Bee experts share how residents can participate on No Mow May

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MILWAUKEE (CBS 58) -- As spring has already begun, some bee enthusiasts are encouraging No Mow May. They're also suggesting alternatives if residents in Southeast Wisconsin have to mow their lawns.

"No Mow May is a great idea to allow the plants to grow to the point where flowers can start to happen in the beginning of spring to feed our bees," said Beevangelist Charlie Koenen.

The No Mow May is spearhead by Lawrence University professor Dr. Israel Del Toro. The goal is to boost the bee population after a steady decrease.

Studies showed that five times the number of bees and three times the bee species were found in lawns that were not mowed.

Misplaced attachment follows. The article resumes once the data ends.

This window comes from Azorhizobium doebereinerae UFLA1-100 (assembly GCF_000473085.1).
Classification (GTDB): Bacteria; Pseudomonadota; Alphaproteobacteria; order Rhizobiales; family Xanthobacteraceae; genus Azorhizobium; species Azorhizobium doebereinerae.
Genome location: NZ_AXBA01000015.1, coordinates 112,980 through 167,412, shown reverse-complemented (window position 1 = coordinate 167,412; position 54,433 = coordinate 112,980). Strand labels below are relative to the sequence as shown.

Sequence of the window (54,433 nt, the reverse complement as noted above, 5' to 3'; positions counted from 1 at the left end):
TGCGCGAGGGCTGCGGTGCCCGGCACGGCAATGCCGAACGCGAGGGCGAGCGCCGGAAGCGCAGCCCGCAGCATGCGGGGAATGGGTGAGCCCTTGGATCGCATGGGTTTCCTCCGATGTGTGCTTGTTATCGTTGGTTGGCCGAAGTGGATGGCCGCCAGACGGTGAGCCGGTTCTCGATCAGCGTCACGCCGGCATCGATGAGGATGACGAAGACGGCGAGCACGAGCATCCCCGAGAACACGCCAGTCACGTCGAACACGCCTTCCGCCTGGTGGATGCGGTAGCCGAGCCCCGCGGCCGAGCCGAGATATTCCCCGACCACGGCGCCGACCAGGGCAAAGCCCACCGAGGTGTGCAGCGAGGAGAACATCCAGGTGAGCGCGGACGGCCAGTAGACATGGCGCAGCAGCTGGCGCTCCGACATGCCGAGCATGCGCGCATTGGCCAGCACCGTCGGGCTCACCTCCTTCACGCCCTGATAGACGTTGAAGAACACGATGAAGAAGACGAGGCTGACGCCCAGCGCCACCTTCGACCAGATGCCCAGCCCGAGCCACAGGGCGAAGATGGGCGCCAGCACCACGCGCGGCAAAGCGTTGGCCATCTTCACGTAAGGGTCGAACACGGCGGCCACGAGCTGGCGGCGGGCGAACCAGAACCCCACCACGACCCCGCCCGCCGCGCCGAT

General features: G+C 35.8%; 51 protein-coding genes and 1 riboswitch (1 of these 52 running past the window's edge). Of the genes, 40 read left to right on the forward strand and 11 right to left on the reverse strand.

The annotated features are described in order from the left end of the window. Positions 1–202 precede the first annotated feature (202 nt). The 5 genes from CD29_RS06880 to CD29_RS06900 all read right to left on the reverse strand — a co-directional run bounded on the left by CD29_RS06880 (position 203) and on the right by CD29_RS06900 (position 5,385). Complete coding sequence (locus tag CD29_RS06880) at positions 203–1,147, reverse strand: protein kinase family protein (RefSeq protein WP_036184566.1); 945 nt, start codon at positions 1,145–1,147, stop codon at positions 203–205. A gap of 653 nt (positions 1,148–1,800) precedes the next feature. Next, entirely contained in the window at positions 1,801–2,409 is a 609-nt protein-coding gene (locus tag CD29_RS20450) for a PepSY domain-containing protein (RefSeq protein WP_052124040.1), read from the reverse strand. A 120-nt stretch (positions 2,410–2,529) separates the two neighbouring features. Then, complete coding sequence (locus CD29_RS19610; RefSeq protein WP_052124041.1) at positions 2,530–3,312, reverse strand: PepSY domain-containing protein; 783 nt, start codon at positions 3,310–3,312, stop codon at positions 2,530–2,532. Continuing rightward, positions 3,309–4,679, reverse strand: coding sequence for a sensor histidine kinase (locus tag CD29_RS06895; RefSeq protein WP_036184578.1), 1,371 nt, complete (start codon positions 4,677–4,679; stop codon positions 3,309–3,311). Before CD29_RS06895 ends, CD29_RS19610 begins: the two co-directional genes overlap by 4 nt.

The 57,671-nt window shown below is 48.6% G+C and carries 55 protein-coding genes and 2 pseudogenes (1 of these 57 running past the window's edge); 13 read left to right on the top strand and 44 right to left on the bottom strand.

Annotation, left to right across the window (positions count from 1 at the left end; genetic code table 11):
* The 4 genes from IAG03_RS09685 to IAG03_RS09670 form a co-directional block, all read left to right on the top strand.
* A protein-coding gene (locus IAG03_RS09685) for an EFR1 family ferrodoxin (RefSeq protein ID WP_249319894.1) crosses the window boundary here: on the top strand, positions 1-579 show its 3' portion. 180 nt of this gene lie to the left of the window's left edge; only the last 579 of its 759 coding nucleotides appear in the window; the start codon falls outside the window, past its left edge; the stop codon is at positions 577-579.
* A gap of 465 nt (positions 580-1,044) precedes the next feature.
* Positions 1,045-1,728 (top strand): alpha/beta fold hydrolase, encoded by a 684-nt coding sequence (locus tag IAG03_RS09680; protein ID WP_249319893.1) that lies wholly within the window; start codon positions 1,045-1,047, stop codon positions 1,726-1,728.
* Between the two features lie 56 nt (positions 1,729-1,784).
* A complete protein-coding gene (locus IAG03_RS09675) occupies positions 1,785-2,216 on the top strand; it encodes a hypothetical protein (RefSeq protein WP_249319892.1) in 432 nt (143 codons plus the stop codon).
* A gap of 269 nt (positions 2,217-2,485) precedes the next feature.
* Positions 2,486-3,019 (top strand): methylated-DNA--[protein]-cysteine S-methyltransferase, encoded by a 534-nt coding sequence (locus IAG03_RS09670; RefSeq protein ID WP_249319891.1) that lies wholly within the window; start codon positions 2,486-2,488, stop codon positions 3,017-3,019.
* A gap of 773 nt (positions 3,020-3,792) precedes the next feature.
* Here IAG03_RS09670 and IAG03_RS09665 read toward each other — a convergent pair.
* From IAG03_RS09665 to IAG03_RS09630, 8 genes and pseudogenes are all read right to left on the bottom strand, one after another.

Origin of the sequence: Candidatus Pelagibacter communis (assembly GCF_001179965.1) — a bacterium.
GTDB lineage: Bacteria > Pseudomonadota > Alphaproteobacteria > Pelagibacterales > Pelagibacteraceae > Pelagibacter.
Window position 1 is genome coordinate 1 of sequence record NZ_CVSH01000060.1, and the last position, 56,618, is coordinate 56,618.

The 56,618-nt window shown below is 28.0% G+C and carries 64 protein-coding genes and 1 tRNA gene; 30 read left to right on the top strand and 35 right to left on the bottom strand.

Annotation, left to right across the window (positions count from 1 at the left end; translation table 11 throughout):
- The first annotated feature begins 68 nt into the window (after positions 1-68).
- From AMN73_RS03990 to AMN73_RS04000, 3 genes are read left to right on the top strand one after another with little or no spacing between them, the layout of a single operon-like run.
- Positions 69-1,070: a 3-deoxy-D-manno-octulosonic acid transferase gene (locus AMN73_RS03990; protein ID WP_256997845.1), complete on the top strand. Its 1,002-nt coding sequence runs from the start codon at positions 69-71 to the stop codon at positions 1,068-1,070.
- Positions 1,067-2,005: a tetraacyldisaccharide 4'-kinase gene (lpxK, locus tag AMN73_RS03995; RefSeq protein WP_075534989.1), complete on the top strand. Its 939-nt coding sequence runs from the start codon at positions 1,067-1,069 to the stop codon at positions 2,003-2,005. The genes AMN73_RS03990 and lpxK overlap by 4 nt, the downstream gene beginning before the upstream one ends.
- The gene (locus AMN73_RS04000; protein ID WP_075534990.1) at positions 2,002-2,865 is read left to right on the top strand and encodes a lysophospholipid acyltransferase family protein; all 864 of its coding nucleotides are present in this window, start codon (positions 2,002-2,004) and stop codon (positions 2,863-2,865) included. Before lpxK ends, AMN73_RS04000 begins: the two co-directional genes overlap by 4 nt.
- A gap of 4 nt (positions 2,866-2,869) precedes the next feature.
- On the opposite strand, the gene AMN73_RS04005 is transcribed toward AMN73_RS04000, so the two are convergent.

Bee expert Broke Gilley of Wehr Nature Center said all bees, especially native bees, need the pollen to grow and feed their families.

Some city ordinances in Southeast Wisconsin have rules that require residents to cut down their lawns. Koenen said there's still ways people can help.

"There are many ways that you can try and help the bees and some of it is by buying honey from a local bee keeper at a farmers market or something like that. Some of it is keeping bees, so we're building bee hives here. The other thing is to look at native pollinator hives or these little ones that are easy to take care of," said Koenen.

Gilley also shared that residents can integrate the appropriate native plants in a patio or garden that can attract bees.

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